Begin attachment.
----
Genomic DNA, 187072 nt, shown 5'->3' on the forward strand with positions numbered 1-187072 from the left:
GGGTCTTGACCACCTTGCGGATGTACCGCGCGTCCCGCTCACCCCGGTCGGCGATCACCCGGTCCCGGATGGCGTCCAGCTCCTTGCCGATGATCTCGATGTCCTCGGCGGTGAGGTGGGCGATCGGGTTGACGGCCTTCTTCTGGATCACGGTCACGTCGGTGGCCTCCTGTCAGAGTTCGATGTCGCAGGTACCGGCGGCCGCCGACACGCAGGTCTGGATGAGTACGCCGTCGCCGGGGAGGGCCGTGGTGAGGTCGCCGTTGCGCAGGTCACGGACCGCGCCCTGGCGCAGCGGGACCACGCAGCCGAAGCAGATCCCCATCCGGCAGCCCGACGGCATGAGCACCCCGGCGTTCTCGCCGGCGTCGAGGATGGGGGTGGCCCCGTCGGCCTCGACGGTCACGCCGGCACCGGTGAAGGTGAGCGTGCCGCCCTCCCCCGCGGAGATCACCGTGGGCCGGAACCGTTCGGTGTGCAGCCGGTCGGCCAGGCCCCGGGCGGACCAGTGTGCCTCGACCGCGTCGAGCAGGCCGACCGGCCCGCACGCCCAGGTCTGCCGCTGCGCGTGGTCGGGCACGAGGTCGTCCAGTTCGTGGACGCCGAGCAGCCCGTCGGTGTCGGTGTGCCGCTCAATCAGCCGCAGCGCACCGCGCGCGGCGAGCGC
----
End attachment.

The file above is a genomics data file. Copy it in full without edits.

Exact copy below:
Genomic DNA, 187072 nt, shown 5'->3' on the forward strand with positions numbered 1-187072 from the left:
GGGTCTTGACCACCTTGCGGATGTACCGCGCGTCCCGCTCACCCCGGTCGGCGATCACCCGGTCCCGGATGGCGTCCAGCTCCTTGCCGATGATCTCGATGTCCTCGGCGGTGAGGTGGGCGATCGGGTTGACGGCCTTCTTCTGGATCACGGTCACGTCGGTGGCCTCCTGTCAGAGTTCGATGTCGCAGGTACCGGCGGCCGCCGACACGCAGGTCTGGATGAGTACGCCGTCGCCGGGGAGGGCCGTGGTGAGGTCGCCGTTGCGCAGGTCACGGACCGCGCCCTGGCGCAGCGGGACCACGCAGCCGAAGCAGATCCCCATCCGGCAGCCCGACGGCATGAGCACCCCGGCGTTCTCGCCGGCGTCGAGGATGGGGGTGGCCCCGTCGGCCTCGACGGTCACGCCGGCACCGGTGAAGGTGAGCGTGCCGCCCTCCCCCGCGGAGATCACCGTGGGCCGGAACCGTTCGGTGTGCAGCCGGTCGGCCAGGCCCCGGGCGGACCAGTGTGCCTCGACCGCGTCGAGCAGGCCGACCGGCCCGCACGCCCAGGTCTGCCGCTGCGCGTGGTCGGGCACGAGGTCGTCCAGTTCGTGGACGCCGAGCAGCCCGTCGGTGTCGGTGTGCCGCTCAATCAGCCGCAGCGCACCGCGCGCGGCGAGCGC